A doctor best known for performing late-term abortions is gunned down while he and his wife are faithfully ministering in their Lutheran church on a Sunday morning. The University of Notre Dame, America’s best-known Catholic institution, honors the nation’s first black president, who is also a staunch defender of legal abortion. Dozens of prolife activists protesting Barack Obama’s commencement speech at Notre Dame are arrested.

Those are just two of the more traumatic moments in the ongoing clash that has been called America’s new civil war. No other nation experiences such intense public conflict over the fate of unborn life. The “abortion wars” are fought in America’s universities as well as in the nation’s courts, legislatures, and streets. Historically, most of the academic firepower has been directed at the “anti-abortion” movement. For example, political scientist Alesha Doan’s recent study Opposition and Intimidation: The Abortion Wars and Strategies of Political Harassment (2007), depicts the prolife movement as a “morality movement” that specializes in “inflammatory and militaristic rhetoric, veiled physical threats, and successful perpetuation of violence.” According to Doan, prolife tactics of aggressive harassment are analogous to those employed by the KKK.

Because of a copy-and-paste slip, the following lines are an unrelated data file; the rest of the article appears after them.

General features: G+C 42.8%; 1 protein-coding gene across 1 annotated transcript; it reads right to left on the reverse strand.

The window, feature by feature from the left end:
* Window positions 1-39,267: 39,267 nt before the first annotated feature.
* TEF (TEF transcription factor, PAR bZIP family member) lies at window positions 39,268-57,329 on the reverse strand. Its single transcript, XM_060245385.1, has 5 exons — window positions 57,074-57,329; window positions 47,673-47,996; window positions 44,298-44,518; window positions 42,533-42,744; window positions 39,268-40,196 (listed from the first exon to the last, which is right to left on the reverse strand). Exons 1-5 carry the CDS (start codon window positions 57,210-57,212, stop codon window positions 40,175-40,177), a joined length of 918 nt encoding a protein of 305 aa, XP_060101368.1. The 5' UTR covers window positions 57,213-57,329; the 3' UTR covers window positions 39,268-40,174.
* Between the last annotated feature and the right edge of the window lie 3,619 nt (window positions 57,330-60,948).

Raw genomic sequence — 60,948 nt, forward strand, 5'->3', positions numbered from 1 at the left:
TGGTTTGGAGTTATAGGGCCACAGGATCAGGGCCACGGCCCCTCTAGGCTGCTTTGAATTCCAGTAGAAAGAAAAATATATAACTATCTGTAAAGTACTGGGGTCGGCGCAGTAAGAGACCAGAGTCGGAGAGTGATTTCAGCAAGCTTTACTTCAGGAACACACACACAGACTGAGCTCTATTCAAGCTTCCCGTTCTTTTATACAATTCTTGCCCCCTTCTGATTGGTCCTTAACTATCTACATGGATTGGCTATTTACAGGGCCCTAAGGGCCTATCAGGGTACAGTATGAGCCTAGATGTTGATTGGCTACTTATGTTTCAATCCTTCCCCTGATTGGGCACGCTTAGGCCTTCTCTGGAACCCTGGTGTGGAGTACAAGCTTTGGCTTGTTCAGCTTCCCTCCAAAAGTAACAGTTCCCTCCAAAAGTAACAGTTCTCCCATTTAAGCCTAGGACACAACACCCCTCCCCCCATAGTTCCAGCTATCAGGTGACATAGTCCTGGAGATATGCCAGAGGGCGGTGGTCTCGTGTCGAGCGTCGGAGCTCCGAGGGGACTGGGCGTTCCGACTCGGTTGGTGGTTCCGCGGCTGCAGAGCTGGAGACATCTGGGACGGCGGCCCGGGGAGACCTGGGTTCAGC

Despite a relentless stream of negative stereotyping, the prolife movement has proved to be one of the most enduring and significant protest movements in modern times. Ziad Munson’s new study The Making of Pro-life Activists breaks out of the conventional academic portrayals, providing a more balanced assessment of the dynamics and diverse trajectories of activism at work within the movement. Extensive in-depth interviews in four distinct regional settings form the basis for his study; they also provide a rich tapestry of personal stories and observations that bring life and color to his sociological analysis.

Munson makes three important contributions. First, his extensive multiregional research uncovers some of the critical but poorly understood processes of mobilization and socialization within activist movements. Second, he challenges the clichéd and often denigrating scholarly accounts of prolife worldviews and offers a more thoughtful examination of the diverse voices within the movement. Third, he deconstructs the widely accepted assumption that the prolife movement is predominantly an expression of long-held religious convictions, replacing it with a fresh approach to the religious culture of prolife activism.

Munson sees prolife activism as an example of a major contemporary social-
activist movement that can shed light on the inner dynamics of other protest moments. Prolife activism is usually thought of as a political movement that attempts to tap into, mobilize, and channel a preexistent base of deeply conservative moral and religious beliefs about women and maternity. Munson concludes that the evidence does not support this account. Individuals who are drawn to prolife activity usually begin with a set of very “nebulous” attitudes toward abortion that are, at best, “underdeveloped, incoherent, and inconsistent.” In fact, a significant percentage of prolife activists were committed to soft prochoice stances at the time they made contact with the movement. Activists come from a wide range of ideological, religious, and political backgrounds.